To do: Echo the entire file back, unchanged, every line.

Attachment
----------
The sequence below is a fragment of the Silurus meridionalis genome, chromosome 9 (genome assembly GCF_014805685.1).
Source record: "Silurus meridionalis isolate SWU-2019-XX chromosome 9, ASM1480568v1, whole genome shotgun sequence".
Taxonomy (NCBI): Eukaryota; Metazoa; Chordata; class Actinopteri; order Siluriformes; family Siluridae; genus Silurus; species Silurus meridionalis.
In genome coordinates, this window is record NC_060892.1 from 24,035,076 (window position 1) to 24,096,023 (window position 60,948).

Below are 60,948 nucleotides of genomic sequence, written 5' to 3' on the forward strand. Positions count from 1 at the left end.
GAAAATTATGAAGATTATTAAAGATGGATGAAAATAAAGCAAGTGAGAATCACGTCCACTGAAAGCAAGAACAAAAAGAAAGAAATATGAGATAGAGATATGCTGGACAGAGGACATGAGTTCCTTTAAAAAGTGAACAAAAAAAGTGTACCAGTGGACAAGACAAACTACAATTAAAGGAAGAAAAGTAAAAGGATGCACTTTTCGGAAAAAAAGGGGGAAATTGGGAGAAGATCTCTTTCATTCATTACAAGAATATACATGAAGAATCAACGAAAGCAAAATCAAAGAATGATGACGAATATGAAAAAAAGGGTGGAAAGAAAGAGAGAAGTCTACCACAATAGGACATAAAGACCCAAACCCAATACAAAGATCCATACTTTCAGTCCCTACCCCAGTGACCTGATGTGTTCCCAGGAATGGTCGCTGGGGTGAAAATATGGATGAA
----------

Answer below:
The sequence below is a fragment of the Silurus meridionalis genome, chromosome 9 (genome assembly GCF_014805685.1).
Source record: "Silurus meridionalis isolate SWU-2019-XX chromosome 9, ASM1480568v1, whole genome shotgun sequence".
Taxonomy (NCBI): Eukaryota; Metazoa; Chordata; class Actinopteri; order Siluriformes; family Siluridae; genus Silurus; species Silurus meridionalis.
In genome coordinates, this window is record NC_060892.1 from 24,035,076 (window position 1) to 24,096,023 (window position 60,948).

Below are 60,948 nucleotides of genomic sequence, written 5' to 3' on the forward strand. Positions count from 1 at the left end.
GAAAATTATGAAGATTATTAAAGATGGATGAAAATAAAGCAAGTGAGAATCACGTCCACTGAAAGCAAGAACAAAAAGAAAGAAATATGAGATAGAGATATGCTGGACAGAGGACATGAGTTCCTTTAAAAAGTGAACAAAAAAAGTGTACCAGTGGACAAGACAAACTACAATTAAAGGAAGAAAAGTAAAAGGATGCACTTTTCGGAAAAAAAGGGGGAAATTGGGAGAAGATCTCTTTCATTCATTACAAGAATATACATGAAGAATCAACGAAAGCAAAATCAAAGAATGATGACGAATATGAAAAAAAGGGTGGAAAGAAAGAGAGAAGTCTACCACAATAGGACATAAAGACCCAAACCCAATACAAAGATCCATACTTTCAGTCCCTACCCCAGTGACCTGATGTGTTCCCAGGAATGGTCGCTGGGGTGAAAATATGGATGAA